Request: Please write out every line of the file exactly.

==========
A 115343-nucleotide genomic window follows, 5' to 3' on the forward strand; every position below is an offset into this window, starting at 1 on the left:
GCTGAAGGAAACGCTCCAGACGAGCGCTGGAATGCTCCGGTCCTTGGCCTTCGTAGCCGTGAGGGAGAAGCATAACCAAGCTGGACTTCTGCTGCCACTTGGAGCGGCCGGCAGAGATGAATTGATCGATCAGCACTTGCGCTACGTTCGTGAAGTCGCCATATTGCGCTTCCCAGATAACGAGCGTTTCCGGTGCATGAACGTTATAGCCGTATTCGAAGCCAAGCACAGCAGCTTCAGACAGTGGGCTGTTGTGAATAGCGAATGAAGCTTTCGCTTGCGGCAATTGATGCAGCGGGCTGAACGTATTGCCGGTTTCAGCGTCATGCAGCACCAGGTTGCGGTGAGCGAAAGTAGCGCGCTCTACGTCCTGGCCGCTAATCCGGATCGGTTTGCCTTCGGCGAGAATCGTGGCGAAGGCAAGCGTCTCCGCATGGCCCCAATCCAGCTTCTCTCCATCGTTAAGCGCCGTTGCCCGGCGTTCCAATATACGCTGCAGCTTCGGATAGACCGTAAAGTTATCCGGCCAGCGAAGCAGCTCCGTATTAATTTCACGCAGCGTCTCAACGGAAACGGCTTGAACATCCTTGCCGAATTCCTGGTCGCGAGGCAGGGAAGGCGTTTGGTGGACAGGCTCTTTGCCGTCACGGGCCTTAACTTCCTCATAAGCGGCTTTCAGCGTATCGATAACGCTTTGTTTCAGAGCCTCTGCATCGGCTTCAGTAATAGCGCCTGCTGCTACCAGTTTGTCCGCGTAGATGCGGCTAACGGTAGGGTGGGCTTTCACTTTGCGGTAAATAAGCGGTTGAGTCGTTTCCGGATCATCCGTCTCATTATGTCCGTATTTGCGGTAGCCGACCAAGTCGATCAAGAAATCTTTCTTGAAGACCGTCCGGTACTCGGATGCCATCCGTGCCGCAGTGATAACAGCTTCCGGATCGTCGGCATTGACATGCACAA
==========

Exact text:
A 115343-nucleotide genomic window follows, 5' to 3' on the forward strand; every position below is an offset into this window, starting at 1 on the left:
GCTGAAGGAAACGCTCCAGACGAGCGCTGGAATGCTCCGGTCCTTGGCCTTCGTAGCCGTGAGGGAGAAGCATAACCAAGCTGGACTTCTGCTGCCACTTGGAGCGGCCGGCAGAGATGAATTGATCGATCAGCACTTGCGCTACGTTCGTGAAGTCGCCATATTGCGCTTCCCAGATAACGAGCGTTTCCGGTGCATGAACGTTATAGCCGTATTCGAAGCCAAGCACAGCAGCTTCAGACAGTGGGCTGTTGTGAATAGCGAATGAAGCTTTCGCTTGCGGCAATTGATGCAGCGGGCTGAACGTATTGCCGGTTTCAGCGTCATGCAGCACCAGGTTGCGGTGAGCGAAAGTAGCGCGCTCTACGTCCTGGCCGCTAATCCGGATCGGTTTGCCTTCGGCGAGAATCGTGGCGAAGGCAAGCGTCTCCGCATGGCCCCAATCCAGCTTCTCTCCATCGTTAAGCGCCGTTGCCCGGCGTTCCAATATACGCTGCAGCTTCGGATAGACCGTAAAGTTATCCGGCCAGCGAAGCAGCTCCGTATTAATTTCACGCAGCGTCTCAACGGAAACGGCTTGAACATCCTTGCCGAATTCCTGGTCGCGAGGCAGGGAAGGCGTTTGGTGGACAGGCTCTTTGCCGTCACGGGCCTTAACTTCCTCATAAGCGGCTTTCAGCGTATCGATAACGCTTTGTTTCAGAGCCTCTGCATCGGCTTCAGTAATAGCGCCTGCTGCTACCAGTTTGTCCGCGTAGATGCGGCTAACGGTAGGGTGGGCTTTCACTTTGCGGTAAATAAGCGGTTGAGTCGTTTCCGGATCATCCGTCTCATTATGTCCGTATTTGCGGTAGCCGACCAAGTCGATCAAGAAATCTTTCTTGAAGACCGTCCGGTACTCGGATGCCATCCGTGCCGCAGTGATAACAGCTTCCGGATCGTCGGCATTGACATGCACAA